Author : Navdeep Suri

Originally Published Hindustan Times Published on Dec 01, 2023

From the Abu Dhabi conference, the urgent call for action should resonate loud and clear throughout COP28 in and create a dynamic and durable pathway

From India’s G20 to UAE’s COP28 – A new pathway for climate action

There was no shortage of rhetorical fireworks as a diverse group of over 100 delegates from 61 countries met in Abu Dhabi on a pleasant Diwali morning on November 12 to press the demands of the Global South on climate change. The Delhi-based Observer Research Foundation had teamed up with UAE’s Emirates Policy Centre for a special conference to ensure that the recommendations on climate change that had been painstakingly crafted during India’s presidency of G20 get faithfully transmitted to CoP 28 which will be held in UAE from November 30 to December 12, 2023.

The Abu Dhabi conference focused on four key themes around climate action that have resonated during the course of the year and encapsulate the major concerns of the Global South:

1. Energy Prosperity for All

The global imperative of transition towards green and clean energy sources to enable our planet to stay within the 1.5 degree redline must be predicated on the principles of energy equity and justice. Energy transitions can’t be forced at the cost of the growth imperatives of developing nations. The Energy Transitions Working Group set up during the Indian presidency of G22 held four substantive meetings and came up with six distinct priority areas for ensuring equity in energy transition with the objective of healing our ‘One Earth’, creating harmony within our ‘One Family’, and giving hope for our ‘One Future.’

2. Climate and Technology

While the role of technological innovation in fighting climate change is widely recognized, there is much to be done for facilitating global technology transfer mechanisms, reforming intellectual property rights regimes and building technological capacity in developing nations. The G20 has endorsed the need for international cooperation, investment and policy frameworks to accelerate the adoption of climate-friendly technologies but it is now up to COP28 to create a more conducive environment for this to happen.

3. Climate Finance

The need for scaling up global climate finance so that developing nations can move towards a net-zero trajectory has been acknowledged since COP15 in Copenhagen in 2009 when developed countries committed to a collective goal of mobilizing USD 100 billion a year by 2020. Meanwhile, the needs for climate finance have grown exponentially and are estimated by G20 at a sum of USD 5.9 trillion till 2030. Even if the $100 billion were actually channelled to developing nations, it would be woefully inadequate. The Loss and Damage Fund announced in CoP 27 to help some of the poorest and most vulnerable countries is another important step but currently remains an empty bank account. And with climate mitigation getting 10 times more resources than adaptation, the mismatch in global priorities is glaring. Addressing these challenges requires public finance commitments to be supplemented by private and blended finance, along with a reform and enlargement of the international financial institutions (IFIs) and multilateral development banks (MDBs).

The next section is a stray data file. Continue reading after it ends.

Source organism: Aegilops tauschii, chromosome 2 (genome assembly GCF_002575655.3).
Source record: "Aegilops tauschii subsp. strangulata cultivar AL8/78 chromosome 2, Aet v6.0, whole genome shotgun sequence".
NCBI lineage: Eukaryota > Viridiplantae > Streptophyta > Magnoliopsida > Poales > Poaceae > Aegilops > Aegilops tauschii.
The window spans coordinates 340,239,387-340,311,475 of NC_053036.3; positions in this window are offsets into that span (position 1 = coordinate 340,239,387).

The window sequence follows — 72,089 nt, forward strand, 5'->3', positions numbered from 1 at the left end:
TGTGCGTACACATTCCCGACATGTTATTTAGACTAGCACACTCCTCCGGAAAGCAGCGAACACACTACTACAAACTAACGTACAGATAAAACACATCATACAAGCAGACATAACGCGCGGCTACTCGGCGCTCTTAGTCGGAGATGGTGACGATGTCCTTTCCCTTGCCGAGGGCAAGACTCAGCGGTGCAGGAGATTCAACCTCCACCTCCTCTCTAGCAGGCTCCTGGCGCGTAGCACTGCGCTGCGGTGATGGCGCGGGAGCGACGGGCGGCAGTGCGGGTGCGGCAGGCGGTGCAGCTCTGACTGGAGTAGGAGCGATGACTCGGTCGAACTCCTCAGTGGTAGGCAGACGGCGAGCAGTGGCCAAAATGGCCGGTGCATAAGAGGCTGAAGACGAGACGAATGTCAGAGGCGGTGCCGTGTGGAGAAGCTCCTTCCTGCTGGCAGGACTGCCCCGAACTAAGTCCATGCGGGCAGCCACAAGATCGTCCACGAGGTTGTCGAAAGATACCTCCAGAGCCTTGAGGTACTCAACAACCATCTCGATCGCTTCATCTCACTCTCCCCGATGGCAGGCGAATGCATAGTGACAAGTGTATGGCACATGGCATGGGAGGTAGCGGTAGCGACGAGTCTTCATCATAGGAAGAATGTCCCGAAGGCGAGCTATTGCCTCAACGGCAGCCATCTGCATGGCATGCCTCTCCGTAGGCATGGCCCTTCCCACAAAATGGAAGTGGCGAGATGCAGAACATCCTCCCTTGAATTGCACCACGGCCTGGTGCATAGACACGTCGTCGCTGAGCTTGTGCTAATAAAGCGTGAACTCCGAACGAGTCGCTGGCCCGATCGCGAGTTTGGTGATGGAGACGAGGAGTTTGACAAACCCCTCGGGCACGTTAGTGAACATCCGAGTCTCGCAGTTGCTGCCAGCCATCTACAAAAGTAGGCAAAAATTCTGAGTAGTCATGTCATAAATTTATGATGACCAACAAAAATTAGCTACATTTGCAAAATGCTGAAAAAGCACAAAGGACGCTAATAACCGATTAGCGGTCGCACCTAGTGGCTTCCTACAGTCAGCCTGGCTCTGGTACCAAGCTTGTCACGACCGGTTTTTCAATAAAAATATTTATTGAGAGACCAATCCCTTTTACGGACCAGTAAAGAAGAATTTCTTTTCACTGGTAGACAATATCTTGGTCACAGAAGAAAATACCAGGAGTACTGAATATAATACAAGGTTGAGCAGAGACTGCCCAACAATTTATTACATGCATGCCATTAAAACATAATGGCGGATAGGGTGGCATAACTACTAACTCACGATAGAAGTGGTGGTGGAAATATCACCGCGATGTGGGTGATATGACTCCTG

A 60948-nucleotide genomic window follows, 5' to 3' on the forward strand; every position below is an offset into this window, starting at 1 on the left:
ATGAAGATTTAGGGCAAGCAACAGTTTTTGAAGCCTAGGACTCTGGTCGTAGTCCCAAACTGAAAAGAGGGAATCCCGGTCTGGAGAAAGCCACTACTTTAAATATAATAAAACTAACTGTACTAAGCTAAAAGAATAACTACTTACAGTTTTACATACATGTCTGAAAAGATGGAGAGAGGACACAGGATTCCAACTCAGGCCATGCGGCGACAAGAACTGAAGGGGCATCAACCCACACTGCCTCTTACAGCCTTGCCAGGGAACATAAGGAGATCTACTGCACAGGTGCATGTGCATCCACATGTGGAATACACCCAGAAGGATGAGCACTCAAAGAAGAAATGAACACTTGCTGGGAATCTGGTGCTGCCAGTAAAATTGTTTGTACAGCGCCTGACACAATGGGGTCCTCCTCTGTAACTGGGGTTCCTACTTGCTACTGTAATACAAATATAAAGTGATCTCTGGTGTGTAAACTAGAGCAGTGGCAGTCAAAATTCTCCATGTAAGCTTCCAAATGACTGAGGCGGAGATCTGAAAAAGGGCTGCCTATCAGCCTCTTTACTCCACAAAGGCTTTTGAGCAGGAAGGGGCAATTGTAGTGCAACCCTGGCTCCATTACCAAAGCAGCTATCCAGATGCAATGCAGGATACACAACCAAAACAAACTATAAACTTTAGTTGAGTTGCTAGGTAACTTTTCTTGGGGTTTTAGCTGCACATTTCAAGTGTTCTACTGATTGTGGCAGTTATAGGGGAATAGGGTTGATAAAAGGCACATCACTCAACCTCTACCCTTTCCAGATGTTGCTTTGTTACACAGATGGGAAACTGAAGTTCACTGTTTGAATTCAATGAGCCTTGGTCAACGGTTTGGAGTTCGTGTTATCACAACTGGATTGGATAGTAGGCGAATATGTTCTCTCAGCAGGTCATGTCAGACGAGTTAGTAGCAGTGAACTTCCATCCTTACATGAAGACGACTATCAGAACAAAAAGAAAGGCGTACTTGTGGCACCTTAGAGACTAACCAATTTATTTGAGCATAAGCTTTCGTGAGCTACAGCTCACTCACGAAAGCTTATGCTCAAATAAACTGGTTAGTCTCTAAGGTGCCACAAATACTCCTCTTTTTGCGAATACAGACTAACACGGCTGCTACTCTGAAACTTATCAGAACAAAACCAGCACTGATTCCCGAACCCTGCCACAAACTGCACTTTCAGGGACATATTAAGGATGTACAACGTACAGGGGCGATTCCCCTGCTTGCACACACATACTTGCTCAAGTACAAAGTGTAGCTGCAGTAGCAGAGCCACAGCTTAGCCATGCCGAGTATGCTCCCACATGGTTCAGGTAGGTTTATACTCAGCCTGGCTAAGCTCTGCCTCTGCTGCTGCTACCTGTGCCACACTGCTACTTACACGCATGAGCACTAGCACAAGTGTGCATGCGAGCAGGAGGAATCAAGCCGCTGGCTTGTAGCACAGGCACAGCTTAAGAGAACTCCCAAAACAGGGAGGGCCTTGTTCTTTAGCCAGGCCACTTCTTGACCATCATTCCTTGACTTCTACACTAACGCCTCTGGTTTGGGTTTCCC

4. The Climate-Health-Gender Nexus

The G20 summit did well to recognize the disproportionate impact of climate change, biodiversity loss, desertification and pollution on women and recommending placing gender equality at the core of climate action. Changing climate patterns in the form of intense heat waves, air pollution and emerging disease patterns have dire health consequences and must be factored into national climate plans.

A Pathway from G20 to COP28

The presence of Dr. Sultan al Jaber, President-designate of COP28 at the Abu Dhabi conference sent the reassuring message that the voice of delegates ranging from Armenia to Argentina, from Mozambique to Morocco and from Zambia to Zimbabwe was being heard at the highest level. Al Jaber emphasized that COP28 would frame climate action as an opportunity for growth and called for a transformation of the climate finance framework to ensure a fair and inclusive global energy transition. Echoing the legitimate demands of the Global South, he said, “Unmet promises like the $100 billion pledge must be fulfilled. The green climate fund must be fully replenished. Adaptation finance must be doubled. And the fund for loss and damage must be fully operationalized at COP28….IFIs and MDBs urgently need to reframe their mandates to meet growing climate needs.” His call that “the clean technologies that are taking off in the north must be available, accessible and affordable across the Global South” provided a clear sense of reassurance to the delegates.

Al Jaber also applauded the energy transition vision pursued by India through the course of its presidency of G20 and praised Prime Minister Narendra Modi for delivering an agreement where countries representing 85 % of the global economy have agreed to CoP28’s goal of tripling renewable energy capacity and doubling energy efficiency by 2030. His COP presidency, he promised, would emulate the approach of cooperation and multilateralism that India had demonstrated during its G20 presidency.

India’s focus on delivering tangible outcomes from its presidency was visible in the first ever Voice of the Global South virtual summit organised on 12-13 January 2023 with the participation of 125 countries and in the follow-up virtual summit held on 17 November. The same tenacity can be seen in the G20 virtual summit on 22 November. From the Abu Dhabi conference, the urgent Call for Action should resonate loud and clear throughout COP28 in and create a dynamic and durable pathway from G20 to COP28.

This commentary originally appeared in Hindustan Times.

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